Delegate Name: Ian Wurfel
Taking into account the power of nuclear reactors, Norway has Noticed several issues on the bases of nuclear reactors within areas of conflict. The implementation of nuclear reactors presents the question of where will nuclear waste be stored? Currently most modern methods of storing such waste have been set to only last a few decades. For obvious reasons they can not be used as a permanent solution. Furthermore, if a conflict erupts in a location known to have a nuclear reactor waste could be a potential source of violence against the opposing side. Moreover, nuclear reactors being destroyed in the event of an attack pose a serious threat to not only the surrounding areas, but the entire well being of all life on planet earth.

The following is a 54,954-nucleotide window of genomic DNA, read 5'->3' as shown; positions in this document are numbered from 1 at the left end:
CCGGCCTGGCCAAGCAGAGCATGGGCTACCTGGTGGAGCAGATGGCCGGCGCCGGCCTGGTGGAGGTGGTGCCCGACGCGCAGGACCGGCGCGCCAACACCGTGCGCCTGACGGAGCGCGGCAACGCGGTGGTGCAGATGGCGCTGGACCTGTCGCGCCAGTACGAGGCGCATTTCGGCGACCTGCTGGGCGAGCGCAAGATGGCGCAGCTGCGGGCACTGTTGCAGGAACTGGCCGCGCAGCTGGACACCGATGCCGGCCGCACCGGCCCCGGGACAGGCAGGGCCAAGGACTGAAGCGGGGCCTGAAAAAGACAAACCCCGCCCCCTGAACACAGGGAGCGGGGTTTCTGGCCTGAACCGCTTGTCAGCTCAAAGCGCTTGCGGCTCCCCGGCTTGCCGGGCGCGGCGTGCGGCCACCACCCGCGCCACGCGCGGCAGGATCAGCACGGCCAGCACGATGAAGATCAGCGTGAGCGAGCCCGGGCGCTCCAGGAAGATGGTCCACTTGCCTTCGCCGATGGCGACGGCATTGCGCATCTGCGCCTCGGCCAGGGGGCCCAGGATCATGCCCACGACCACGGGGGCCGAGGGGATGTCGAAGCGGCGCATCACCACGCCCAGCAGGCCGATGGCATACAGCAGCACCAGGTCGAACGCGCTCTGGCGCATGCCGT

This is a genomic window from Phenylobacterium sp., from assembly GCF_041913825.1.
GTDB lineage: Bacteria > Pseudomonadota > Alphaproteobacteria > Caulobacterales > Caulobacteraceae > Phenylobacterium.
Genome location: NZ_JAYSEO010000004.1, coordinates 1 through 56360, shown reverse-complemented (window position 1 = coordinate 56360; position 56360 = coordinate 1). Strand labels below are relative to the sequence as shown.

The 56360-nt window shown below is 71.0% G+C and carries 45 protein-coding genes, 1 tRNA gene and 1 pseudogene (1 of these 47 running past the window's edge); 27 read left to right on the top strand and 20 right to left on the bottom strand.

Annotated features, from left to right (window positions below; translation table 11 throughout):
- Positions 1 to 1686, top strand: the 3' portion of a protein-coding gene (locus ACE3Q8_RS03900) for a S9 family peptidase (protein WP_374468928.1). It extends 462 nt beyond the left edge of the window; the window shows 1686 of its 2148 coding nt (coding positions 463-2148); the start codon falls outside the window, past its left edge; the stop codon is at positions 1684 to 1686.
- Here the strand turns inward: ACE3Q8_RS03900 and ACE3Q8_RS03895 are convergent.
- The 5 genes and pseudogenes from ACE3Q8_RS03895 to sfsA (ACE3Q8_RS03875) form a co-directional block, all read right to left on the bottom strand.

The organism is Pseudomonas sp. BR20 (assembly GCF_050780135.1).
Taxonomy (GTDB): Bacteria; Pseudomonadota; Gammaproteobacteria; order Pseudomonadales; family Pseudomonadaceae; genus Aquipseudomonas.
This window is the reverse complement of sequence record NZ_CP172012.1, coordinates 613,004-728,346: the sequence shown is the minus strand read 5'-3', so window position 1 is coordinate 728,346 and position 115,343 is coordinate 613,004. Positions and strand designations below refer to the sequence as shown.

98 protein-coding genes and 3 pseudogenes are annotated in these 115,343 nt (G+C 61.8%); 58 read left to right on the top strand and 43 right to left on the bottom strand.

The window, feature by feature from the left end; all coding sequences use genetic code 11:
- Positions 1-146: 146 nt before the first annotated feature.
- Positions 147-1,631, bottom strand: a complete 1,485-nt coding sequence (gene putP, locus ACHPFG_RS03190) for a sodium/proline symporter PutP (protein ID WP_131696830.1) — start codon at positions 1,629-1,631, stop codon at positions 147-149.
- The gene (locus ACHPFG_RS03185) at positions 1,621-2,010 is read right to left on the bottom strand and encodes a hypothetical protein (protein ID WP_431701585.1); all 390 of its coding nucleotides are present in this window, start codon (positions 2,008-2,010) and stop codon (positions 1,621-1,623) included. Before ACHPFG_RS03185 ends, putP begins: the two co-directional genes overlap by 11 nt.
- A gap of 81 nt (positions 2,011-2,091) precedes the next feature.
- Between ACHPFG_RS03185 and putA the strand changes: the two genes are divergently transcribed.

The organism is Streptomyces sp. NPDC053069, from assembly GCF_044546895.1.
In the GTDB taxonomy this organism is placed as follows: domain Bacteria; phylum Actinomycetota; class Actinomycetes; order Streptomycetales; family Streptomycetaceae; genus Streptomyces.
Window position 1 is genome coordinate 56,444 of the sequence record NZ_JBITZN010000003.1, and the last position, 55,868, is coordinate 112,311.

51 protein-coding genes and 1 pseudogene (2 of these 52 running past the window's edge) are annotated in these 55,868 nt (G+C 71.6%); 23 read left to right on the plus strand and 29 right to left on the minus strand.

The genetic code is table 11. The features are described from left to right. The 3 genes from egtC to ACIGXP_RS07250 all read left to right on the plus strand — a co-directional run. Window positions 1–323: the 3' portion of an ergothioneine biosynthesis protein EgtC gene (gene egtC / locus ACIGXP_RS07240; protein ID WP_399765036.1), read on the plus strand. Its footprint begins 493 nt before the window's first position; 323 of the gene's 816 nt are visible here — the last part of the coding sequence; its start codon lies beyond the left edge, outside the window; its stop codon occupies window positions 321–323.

Norway does not have any nuclear power plants as of 2023. This eliminates the danger of potential conflict zones containing nuclear power plants since there are none. Moreover, Norway has had several nuclear reactor research facilities stations in 2 locations in Norway. 1 was/is located in Halden (HBWR) which is closed and is on its way to decommission. 3 more were/are located in Kjeller. The nuclear reactor JEEP II has been closed and is also on its way to decommission. Norway has passed legislation regarding the control of nuclear energy such as the 1972 Atomic Energy Act.
Regarding the containment of nuclear power plants inside of conflict zones, Norway would look favorably upon any treaties that protect nuclear power plants from being attacked in times of war. Correspondingly, Norway encourages research performed for the purposes of locating new methods of nuclear waste storage. Norway would like to see more alternatives to nuclear energy being implemented. Such as, solar, wind, and geothermal. Because such methods are cheaper than nuclear energy to construct this makes them more available for less developed nations.